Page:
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Re: Looking to the future of classic cars.
« Reply #30 on: October 06, 2017, 05:22:49 AM »
In all honesty, once Cadillacs became less imposing, less grandiose, less flashy, which happens to be the 1980’s on up years is probably the only era of cars aren’t worth saving because the issue with advanced tech controlling the engine components, lower quality materials used overall compared to decades before, and less than appealing styling.

Do i expect my 94 Fleetwood to be around for another 20 years? My guess is “I hope so” if I can still find  a PCM for it, sensors and other electronic parts for it in that time. I feel if anything takes out my 94, it will be a computer related issue that’ll be irreplaceable and render it undrivable.

Then it’s off to the junker.

My 64 on the other hand will keep on going as long they’re parts for it, no sensors to worry about, no expensive computer controlled parts to fail, expensive and costly suspension components or anything that will make it impossible to fix and keep it on road.
1964 Sedan Deville
1994 Fleetwood Bro
1972 Sedan Deville (Sold)
1968 Coupe Deville (Sold)
1978 Lincoln Continental

Offline 59-in-pieces

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Re: Looking to the future of classic cars.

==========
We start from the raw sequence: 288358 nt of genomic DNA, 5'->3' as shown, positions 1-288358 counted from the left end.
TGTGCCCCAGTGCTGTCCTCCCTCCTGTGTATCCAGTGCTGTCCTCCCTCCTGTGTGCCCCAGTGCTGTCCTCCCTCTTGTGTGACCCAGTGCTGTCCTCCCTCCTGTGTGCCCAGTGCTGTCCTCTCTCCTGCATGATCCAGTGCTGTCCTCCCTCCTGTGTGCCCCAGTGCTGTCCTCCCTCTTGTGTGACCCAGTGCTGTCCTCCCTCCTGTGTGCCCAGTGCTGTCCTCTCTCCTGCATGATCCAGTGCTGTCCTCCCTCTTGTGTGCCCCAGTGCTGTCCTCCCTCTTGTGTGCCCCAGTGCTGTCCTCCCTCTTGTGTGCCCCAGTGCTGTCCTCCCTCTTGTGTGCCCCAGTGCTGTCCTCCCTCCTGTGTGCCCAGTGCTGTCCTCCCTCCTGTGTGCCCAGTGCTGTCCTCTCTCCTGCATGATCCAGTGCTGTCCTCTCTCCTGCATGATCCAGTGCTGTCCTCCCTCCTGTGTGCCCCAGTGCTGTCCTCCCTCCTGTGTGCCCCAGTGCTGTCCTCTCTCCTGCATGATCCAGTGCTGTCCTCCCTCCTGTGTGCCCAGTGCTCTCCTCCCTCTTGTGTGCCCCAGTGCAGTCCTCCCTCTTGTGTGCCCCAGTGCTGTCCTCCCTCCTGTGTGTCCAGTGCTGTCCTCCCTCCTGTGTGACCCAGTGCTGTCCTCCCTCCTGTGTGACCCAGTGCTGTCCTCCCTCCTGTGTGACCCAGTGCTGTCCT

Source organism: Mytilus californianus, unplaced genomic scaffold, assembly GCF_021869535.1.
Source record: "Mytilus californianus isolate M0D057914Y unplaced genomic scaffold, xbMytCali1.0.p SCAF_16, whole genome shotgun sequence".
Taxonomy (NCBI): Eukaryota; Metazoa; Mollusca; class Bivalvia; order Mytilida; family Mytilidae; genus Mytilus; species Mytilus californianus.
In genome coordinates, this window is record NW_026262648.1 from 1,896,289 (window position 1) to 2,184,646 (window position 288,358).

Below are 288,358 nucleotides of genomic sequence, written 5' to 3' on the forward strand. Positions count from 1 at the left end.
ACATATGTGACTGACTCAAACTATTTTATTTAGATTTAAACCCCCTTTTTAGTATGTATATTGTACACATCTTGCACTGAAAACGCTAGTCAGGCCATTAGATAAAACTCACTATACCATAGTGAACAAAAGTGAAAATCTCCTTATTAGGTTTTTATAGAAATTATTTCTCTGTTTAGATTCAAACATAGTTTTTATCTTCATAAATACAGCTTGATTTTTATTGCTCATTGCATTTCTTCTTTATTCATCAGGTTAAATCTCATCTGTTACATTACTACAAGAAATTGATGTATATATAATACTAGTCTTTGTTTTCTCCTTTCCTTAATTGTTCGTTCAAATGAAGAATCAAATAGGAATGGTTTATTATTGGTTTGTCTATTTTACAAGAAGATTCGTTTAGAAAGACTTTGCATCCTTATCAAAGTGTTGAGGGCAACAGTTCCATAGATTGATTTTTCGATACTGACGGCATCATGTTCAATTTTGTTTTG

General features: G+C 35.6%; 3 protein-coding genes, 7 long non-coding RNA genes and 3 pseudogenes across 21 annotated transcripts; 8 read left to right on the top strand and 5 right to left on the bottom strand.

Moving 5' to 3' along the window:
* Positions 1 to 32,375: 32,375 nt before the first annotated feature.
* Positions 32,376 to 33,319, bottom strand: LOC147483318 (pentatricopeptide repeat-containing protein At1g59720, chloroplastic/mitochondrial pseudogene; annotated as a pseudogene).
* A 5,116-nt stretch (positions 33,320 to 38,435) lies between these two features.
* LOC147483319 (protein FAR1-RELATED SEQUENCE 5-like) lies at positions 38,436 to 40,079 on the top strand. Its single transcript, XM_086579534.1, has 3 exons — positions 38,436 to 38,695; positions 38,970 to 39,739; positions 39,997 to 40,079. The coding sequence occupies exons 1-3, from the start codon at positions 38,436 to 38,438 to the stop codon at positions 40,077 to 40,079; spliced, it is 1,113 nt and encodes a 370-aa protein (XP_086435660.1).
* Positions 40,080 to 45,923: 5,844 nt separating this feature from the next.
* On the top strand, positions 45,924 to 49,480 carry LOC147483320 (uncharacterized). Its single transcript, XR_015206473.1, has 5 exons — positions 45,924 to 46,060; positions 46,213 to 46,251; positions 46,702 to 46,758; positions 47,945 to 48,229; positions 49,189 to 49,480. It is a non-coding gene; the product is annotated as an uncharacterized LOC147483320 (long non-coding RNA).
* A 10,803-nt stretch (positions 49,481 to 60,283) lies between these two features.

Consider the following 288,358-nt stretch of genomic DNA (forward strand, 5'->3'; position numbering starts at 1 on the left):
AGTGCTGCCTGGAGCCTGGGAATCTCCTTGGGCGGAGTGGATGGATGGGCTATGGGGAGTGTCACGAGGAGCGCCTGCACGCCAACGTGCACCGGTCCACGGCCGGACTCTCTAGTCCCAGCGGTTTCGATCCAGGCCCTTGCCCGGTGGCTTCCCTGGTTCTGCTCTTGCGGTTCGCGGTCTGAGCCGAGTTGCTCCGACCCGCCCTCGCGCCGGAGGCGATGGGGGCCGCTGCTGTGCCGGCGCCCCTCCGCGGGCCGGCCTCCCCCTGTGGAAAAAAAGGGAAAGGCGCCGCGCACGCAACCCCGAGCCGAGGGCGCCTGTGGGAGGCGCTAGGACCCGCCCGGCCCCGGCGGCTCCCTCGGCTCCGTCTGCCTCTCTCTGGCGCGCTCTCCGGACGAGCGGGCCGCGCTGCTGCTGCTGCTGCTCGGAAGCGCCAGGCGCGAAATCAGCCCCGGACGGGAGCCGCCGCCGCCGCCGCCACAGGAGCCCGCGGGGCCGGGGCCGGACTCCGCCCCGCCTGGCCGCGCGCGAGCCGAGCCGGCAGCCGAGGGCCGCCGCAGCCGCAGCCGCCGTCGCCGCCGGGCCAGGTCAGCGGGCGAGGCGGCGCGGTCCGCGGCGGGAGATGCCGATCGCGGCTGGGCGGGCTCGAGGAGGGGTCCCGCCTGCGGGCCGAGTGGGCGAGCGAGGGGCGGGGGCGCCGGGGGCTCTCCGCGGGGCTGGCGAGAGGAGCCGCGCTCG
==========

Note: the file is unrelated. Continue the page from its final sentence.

« Reply #31 on: October 06, 2017, 11:59:30 AM »
I did have a thought or two left after reading all the negative posts causing the dark side in me to well up.
Every conceivable luxury or safety device is readily available on an economy "import" - so why would you buy a Cadillac.
Why buy, certainly not because of its cutting edge design - prestige logo, not any more.
Just a bunch of aging grumpy old men hankering for the past hay days, while their kids and grand kids shake their heads and wonder why grandpa is getting so wrapped around the axle about a Cadillac.
It's easy, the kids have no reference to the past - it's: no work for their entitlements, fast food, disposable everything, lease not buy, change is good and the faster the better, out with the old and in with the new, no touch stones.
Conclusions - our cars are anachronisms, and so are we - "a person or a thing that is chronologically out of place; especially one from a former age that is incongruous in the present...".
Our legacies are our classics to be sold for cash - for the next "wiz-bang" by our heirs.
Please pardon my doom and gloom - I guess I will go clean the whitewalls on my car - Oh! wait! that's out of place these days too.
Have fun, if and when you can - for as long as you can,
Steve B
S. Butcher

Offline Big Apple Caddy

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Re: Looking to the future of classic cars.
« Reply #32 on: October 06, 2017, 02:15:25 PM »
The negativity or doom and gloom feeling expressed today is not unlike the feelings some had 10, 20, 30, 40, 50, 60+ years ago yet the hobby has continued to evolve and move forward with new faces, new models, etc.  Classic car enthusiasts have long had disdain for new cars, doubts about young people's interest/enthusiasm, doubts that modern cars of a given time would have appeal as classics in the future, doubts that modern cars with all their gadgets would be repairable in the future, etc.  Back in the 1950s, a car as new as 13 years old was viewed as a classic by the Classic Car Club of America and that’s only a little older than even the average age of cars on the road these days.